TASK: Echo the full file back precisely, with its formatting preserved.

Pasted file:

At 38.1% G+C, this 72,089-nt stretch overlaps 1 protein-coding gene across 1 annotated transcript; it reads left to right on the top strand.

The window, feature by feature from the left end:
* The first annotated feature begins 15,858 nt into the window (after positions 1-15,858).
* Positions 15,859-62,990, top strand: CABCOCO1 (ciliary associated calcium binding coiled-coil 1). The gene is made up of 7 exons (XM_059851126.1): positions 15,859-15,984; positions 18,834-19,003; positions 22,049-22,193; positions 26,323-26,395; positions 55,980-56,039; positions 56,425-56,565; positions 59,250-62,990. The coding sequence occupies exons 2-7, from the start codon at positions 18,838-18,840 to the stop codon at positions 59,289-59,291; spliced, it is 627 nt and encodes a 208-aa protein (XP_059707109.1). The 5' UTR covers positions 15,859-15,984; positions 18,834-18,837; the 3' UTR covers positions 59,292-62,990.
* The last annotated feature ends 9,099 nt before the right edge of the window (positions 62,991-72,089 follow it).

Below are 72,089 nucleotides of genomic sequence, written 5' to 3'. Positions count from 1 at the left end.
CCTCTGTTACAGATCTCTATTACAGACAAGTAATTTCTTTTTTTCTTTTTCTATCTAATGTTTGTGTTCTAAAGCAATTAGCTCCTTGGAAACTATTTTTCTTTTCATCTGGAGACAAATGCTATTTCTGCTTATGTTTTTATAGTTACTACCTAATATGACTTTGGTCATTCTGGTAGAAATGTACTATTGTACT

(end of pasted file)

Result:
At 38.1% G+C, this 72,089-nt stretch overlaps 1 protein-coding gene across 1 annotated transcript; it reads left to right on the top strand.

The window, feature by feature from the left end:
* The first annotated feature begins 15,858 nt into the window (after positions 1-15,858).
* Positions 15,859-62,990, top strand: CABCOCO1 (ciliary associated calcium binding coiled-coil 1). The gene is made up of 7 exons (XM_059851126.1): positions 15,859-15,984; positions 18,834-19,003; positions 22,049-22,193; positions 26,323-26,395; positions 55,980-56,039; positions 56,425-56,565; positions 59,250-62,990. The coding sequence occupies exons 2-7, from the start codon at positions 18,838-18,840 to the stop codon at positions 59,289-59,291; spliced, it is 627 nt and encodes a 208-aa protein (XP_059707109.1). The 5' UTR covers positions 15,859-15,984; positions 18,834-18,837; the 3' UTR covers positions 59,292-62,990.
* The last annotated feature ends 9,099 nt before the right edge of the window (positions 62,991-72,089 follow it).

Below are 72,089 nucleotides of genomic sequence, written 5' to 3'. Positions count from 1 at the left end.
CCTCTGTTACAGATCTCTATTACAGACAAGTAATTTCTTTTTTTCTTTTTCTATCTAATGTTTGTGTTCTAAAGCAATTAGCTCCTTGGAAACTATTTTTCTTTTCATCTGGAGACAAATGCTATTTCTGCTTATGTTTTTATAGTTACTACCTAATATGACTTTGGTCATTCTGGTAGAAATGTACTATTGTACT